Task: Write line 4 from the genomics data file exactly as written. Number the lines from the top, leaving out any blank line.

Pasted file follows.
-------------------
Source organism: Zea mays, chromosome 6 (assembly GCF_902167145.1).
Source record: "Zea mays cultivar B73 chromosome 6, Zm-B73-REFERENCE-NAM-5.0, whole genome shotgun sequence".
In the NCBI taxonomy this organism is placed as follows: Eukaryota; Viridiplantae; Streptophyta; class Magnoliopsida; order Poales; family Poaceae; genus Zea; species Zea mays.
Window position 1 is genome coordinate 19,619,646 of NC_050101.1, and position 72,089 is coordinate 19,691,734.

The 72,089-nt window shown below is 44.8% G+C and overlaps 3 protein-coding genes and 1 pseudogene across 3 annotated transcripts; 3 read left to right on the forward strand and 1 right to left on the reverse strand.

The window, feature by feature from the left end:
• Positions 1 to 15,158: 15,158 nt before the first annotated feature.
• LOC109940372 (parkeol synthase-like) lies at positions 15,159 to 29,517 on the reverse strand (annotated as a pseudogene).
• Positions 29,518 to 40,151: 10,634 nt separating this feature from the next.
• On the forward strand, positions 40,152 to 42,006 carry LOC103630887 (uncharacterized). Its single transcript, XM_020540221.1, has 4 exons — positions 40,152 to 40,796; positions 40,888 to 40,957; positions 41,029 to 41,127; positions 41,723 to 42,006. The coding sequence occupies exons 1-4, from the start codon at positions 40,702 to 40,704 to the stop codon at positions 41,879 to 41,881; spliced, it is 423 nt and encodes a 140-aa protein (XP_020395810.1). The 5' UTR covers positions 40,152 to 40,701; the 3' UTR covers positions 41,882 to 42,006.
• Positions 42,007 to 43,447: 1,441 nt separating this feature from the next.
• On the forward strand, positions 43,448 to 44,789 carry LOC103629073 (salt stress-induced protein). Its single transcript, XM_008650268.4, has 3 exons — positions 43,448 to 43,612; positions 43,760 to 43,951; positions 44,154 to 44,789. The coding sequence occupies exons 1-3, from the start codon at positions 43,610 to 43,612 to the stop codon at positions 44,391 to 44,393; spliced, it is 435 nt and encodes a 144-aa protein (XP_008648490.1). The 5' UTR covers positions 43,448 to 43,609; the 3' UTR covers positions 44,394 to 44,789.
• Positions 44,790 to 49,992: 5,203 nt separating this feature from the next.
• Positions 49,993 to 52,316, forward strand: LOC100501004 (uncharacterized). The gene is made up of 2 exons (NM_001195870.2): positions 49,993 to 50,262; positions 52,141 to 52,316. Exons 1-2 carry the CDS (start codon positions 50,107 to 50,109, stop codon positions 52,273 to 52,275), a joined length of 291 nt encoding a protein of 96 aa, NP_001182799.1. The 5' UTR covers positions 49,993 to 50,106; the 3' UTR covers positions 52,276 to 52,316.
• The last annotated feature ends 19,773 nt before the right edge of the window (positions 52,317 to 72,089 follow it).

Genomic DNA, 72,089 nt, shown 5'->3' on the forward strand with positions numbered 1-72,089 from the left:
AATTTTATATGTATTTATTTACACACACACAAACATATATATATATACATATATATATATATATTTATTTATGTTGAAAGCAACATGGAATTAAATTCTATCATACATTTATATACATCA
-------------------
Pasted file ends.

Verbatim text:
Window position 1 is genome coordinate 19,619,646 of NC_050101.1, and position 72,089 is coordinate 19,691,734.